As the '50s saw the studios dismantling their production facilities while simultaneously scrambling to preserve a shrinking audience more inclined to stay home and watch television, Columbia's response was typically unprovocative. As other studios developed widescreen processes and invested in costly epics such as Ben-Hur and Land of the Pharaohs, Columbia solidified its relationships with independent producers like Stanley Kramer and Sam Spiegel, resulting in a string of successes like From Here to Eternity and The Bridge on the River Kwai. As the others sought to differentiate themselves from the new small-screen medium, Columbia invested heavily in a television arm, Screen Gems.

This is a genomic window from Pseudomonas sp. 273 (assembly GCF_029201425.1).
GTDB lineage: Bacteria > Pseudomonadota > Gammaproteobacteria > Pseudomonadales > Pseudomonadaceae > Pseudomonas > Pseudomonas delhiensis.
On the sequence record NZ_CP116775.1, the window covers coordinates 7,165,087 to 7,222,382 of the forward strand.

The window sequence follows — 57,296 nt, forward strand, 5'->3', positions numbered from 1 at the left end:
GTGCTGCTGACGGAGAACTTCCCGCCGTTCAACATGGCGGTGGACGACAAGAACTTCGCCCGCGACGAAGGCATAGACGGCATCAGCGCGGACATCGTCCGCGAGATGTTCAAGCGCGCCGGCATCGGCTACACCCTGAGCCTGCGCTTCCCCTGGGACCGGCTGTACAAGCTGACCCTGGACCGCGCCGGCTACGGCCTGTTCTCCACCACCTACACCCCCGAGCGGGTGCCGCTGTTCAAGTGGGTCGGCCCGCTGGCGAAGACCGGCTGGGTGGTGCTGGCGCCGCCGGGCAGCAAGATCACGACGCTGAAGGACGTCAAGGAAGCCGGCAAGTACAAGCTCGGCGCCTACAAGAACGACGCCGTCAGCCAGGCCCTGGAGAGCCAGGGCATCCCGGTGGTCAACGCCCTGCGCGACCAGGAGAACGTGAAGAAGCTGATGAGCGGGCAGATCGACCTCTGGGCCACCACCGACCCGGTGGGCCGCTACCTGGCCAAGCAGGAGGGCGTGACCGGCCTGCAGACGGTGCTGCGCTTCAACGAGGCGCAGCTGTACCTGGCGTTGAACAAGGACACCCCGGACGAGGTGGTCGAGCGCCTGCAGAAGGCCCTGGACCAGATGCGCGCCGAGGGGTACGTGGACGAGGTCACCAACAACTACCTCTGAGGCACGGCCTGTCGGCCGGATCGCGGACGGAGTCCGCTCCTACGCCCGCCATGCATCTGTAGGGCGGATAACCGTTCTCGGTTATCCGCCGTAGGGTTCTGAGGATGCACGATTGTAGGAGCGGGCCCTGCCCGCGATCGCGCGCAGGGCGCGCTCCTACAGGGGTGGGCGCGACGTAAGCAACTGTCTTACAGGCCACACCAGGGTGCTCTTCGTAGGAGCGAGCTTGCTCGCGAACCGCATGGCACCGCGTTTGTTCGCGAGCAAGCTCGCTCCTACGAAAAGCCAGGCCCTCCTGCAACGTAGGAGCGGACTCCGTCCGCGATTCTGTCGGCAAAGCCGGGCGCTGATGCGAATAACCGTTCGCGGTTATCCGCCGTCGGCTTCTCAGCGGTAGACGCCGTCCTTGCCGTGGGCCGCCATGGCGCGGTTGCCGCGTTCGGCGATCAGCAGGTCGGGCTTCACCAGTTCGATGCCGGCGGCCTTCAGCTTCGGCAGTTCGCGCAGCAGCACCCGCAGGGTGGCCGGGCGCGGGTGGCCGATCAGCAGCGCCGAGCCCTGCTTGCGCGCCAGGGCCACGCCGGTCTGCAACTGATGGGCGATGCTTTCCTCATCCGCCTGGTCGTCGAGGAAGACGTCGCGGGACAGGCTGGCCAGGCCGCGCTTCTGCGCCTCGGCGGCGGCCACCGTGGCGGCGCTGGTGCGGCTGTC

In recent years, Columbia has continued to follow a path of tortoiselike persistence, despite several changes in ownership and management. Ironically, the modern Columbia is probably the most well-documented of any major film corporation, thanks to a series of scandals, internal squabbles and bestselling books. The David Begelman embezzlement scandal, the sales (first to Coca-Cola, then to Sony), the brief reigns of British producer David Puttnam and the Peter Guber-Jon Peters teams, the colossal hits (Ghostbusters, Men in Black, Air Force One) and equally splashy failures (Ishtar, Annie, Leonard Part 6) -- these have turned financial writers and business analysts into the Hedda Hoppers and Louella Parsonses of the post-studio era.